In around the year 1700, two hermits carved out the rock to create a vast succession of rooms. This romantic and unique place of retreat overlooks the artificial lake of Schiffenen.
Close to the cliffs of the river Sarine, Jean Dupré and his companion Jean Liecht spent more than 20 years carving out the crumbly molasse by hand. They enlarged areas that had already existed since the 15th century to create a vast hermitage, with chapel, sacristy, bell tower, antechamber, woodshed, heated bedroom, kitchen, refectory, boiler room, stairs, workshop, cell, cellar and terrace! The entire structure is 120 metres long. It has everything; a spring, which is accessible from the inside, supplies water, and the little garden provides fruit and vegetables, as well as flowers to decorate the sanctuary.
Monks who broke away from community life, as well as solitary devout lay persons, followed suit and lived as troglodytes. These hermits are known as the "brothers of the forest of Saint Mary Madeleine". Some of these hermits were famous in the region. The last inhabitant of this stone residence left in 1967.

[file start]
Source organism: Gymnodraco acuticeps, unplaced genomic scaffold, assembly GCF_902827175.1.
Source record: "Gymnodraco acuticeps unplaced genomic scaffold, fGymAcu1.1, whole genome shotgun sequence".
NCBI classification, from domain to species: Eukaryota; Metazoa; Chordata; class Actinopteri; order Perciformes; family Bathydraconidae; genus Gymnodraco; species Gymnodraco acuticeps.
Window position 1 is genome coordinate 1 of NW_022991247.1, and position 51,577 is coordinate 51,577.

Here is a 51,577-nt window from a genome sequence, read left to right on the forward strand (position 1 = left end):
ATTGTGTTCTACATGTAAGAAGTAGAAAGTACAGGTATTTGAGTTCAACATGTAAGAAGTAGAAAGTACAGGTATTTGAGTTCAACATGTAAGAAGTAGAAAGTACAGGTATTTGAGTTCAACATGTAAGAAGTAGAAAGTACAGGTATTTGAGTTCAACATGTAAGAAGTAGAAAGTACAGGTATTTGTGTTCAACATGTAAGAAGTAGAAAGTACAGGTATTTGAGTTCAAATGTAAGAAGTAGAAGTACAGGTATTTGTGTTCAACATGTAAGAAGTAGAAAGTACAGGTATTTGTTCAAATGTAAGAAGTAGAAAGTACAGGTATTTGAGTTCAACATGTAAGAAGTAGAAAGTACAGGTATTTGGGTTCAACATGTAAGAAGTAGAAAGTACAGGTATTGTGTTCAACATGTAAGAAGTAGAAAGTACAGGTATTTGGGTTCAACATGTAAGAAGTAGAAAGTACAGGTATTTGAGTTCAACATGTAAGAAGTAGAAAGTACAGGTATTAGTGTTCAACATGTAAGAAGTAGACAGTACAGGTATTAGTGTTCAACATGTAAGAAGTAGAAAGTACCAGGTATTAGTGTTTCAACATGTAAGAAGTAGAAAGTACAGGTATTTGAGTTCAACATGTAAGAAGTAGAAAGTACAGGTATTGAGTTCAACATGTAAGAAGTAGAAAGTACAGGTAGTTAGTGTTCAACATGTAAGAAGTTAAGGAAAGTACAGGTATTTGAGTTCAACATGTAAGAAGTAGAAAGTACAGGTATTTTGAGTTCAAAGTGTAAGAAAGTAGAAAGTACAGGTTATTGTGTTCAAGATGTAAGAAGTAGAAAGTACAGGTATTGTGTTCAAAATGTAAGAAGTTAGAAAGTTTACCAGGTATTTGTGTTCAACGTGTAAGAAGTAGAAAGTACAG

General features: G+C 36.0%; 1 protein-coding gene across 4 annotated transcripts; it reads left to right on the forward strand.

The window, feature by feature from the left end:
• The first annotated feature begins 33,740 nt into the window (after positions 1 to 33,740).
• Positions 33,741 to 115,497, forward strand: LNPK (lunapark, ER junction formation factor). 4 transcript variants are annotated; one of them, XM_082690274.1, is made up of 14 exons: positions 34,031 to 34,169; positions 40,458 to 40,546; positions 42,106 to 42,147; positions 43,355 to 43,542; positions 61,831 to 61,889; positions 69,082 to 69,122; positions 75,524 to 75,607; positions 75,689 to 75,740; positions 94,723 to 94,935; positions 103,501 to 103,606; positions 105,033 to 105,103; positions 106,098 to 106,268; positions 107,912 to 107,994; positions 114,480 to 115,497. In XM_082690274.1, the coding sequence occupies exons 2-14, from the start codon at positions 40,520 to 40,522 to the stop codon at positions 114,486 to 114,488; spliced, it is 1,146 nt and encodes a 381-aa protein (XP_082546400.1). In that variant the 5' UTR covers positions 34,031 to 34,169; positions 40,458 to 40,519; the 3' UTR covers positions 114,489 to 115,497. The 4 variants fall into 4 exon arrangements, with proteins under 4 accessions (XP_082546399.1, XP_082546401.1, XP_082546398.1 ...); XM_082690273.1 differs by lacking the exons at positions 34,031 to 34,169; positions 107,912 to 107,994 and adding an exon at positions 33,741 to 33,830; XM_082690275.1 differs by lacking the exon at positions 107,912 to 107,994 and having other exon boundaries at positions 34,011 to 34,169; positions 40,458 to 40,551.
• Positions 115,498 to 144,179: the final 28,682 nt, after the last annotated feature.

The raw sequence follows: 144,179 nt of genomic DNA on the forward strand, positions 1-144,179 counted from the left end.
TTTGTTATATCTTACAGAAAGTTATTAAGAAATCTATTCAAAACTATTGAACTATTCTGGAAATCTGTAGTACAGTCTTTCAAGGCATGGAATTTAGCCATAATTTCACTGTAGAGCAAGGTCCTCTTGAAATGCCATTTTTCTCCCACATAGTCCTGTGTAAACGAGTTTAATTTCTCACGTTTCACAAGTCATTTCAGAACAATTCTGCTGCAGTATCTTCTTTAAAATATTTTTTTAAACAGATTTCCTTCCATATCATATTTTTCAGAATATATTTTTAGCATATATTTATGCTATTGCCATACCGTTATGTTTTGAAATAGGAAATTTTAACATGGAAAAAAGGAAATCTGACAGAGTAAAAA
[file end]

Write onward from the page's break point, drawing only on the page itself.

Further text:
It is possible to observe a rare geological phenomenon here. Erosion has revealed the original structures of the earth, in which vague molasse fossils may be observed. You are walking on dunes that are around 20 million years old! The region at that time was covered by sea.
These caves were very well known to tourists as early as the 18th and 19th centuries: travellers passing through Fribourg appreciated the romantic, wild landscape of the cliffs of the river Sarine. Engravings and guide books cite them as an unmissable curiosity. A clean-up operation carried out in 2005 means that it is safe to visit the area.
Guided tours: available on request from the Catholic parish: ++41 (0)26 492 96 20